FCC repeals net neutrality: What it means for IT

The Federal Communications Commission (FCC) voted to repeal net neutrality last month, causing a stir for anyone who uses the Internet – so, pretty much everyone.

There’s been a lot of talk about how the repeal might affect everyday consumers, but what’s in the cards for businesses and their IT departments?

While there’s no timeline yet for the end of net neutrality, it’s important to start preparing for the changes the new rules might bring.

One of the main concerns for IT with the net neutrality repeal is cloud computing, according to Hewlett Packard.

Without the FCC’s regulations, Internet service providers (ISPs) could slow down access to the cloud for businesses that compete with their own services. Since more and more companies are moving toward the cloud, this could mean big trouble.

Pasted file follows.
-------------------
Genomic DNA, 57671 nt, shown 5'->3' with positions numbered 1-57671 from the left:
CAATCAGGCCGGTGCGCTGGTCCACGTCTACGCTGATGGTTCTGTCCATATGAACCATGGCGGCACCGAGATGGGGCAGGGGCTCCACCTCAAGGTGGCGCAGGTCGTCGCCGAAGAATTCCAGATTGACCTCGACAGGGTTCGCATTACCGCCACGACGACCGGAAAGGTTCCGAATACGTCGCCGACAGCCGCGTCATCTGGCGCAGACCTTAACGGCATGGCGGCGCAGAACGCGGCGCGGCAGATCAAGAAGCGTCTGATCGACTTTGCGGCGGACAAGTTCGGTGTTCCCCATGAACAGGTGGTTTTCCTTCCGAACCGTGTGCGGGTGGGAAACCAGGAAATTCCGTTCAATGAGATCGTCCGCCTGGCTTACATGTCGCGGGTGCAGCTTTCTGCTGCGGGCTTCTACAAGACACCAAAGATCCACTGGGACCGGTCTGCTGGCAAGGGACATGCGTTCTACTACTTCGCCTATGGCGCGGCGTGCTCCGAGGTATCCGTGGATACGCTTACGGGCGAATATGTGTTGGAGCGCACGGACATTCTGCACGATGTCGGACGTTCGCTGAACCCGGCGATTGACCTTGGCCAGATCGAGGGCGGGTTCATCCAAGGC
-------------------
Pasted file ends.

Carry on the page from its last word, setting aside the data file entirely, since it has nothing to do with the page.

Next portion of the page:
Cloud accessibility

Companies with deep pockets could probably afford to pay ISPs to keep their clouds accessible, but smaller businesses might not have that luxury.

“If ISPs get to choose which applications and clouds work better than others in terms of access, speed and latency, they will control the cloud future,” said former FCC chairman Tom Wheeler. I

If bandwidth speeds become an issue, IT departments will be forced to spend time and money developing solutions and new structures to combat the problem.

The FCC’s vote is not the last word on net neutrality, however. Congress has the power to reverse the ruling, and multiple organizations have announced plans to sue the FCC. But for now, the end of net neutrality is on its way.